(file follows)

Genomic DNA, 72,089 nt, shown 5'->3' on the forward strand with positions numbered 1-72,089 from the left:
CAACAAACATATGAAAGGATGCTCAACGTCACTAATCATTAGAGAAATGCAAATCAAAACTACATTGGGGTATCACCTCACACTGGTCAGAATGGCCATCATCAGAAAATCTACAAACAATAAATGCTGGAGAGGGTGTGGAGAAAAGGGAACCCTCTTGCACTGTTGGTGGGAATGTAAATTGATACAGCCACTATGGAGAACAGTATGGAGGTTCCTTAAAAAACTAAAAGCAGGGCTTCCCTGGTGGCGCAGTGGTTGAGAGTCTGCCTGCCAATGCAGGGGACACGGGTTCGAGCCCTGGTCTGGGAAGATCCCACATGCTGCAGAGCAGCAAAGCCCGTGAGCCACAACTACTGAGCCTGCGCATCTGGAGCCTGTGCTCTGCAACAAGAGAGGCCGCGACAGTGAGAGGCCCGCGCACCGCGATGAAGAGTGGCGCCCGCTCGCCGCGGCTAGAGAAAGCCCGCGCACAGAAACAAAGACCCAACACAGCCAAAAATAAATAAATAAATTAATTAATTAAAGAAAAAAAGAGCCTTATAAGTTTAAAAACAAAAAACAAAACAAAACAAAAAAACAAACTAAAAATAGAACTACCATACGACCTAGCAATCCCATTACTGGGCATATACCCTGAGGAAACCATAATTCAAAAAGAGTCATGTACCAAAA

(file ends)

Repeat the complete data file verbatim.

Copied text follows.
Genomic DNA, 72,089 nt, shown 5'->3' on the forward strand with positions numbered 1-72,089 from the left:
CAACAAACATATGAAAGGATGCTCAACGTCACTAATCATTAGAGAAATGCAAATCAAAACTACATTGGGGTATCACCTCACACTGGTCAGAATGGCCATCATCAGAAAATCTACAAACAATAAATGCTGGAGAGGGTGTGGAGAAAAGGGAACCCTCTTGCACTGTTGGTGGGAATGTAAATTGATACAGCCACTATGGAGAACAGTATGGAGGTTCCTTAAAAAACTAAAAGCAGGGCTTCCCTGGTGGCGCAGTGGTTGAGAGTCTGCCTGCCAATGCAGGGGACACGGGTTCGAGCCCTGGTCTGGGAAGATCCCACATGCTGCAGAGCAGCAAAGCCCGTGAGCCACAACTACTGAGCCTGCGCATCTGGAGCCTGTGCTCTGCAACAAGAGAGGCCGCGACAGTGAGAGGCCCGCGCACCGCGATGAAGAGTGGCGCCCGCTCGCCGCGGCTAGAGAAAGCCCGCGCACAGAAACAAAGACCCAACACAGCCAAAAATAAATAAATAAATTAATTAATTAAAGAAAAAAAGAGCCTTATAAGTTTAAAAACAAAAAACAAAACAAAACAAAAAAACAAACTAAAAATAGAACTACCATACGACCTAGCAATCCCATTACTGGGCATATACCCTGAGGAAACCATAATTCAAAAAGAGTCATGTACCAAAA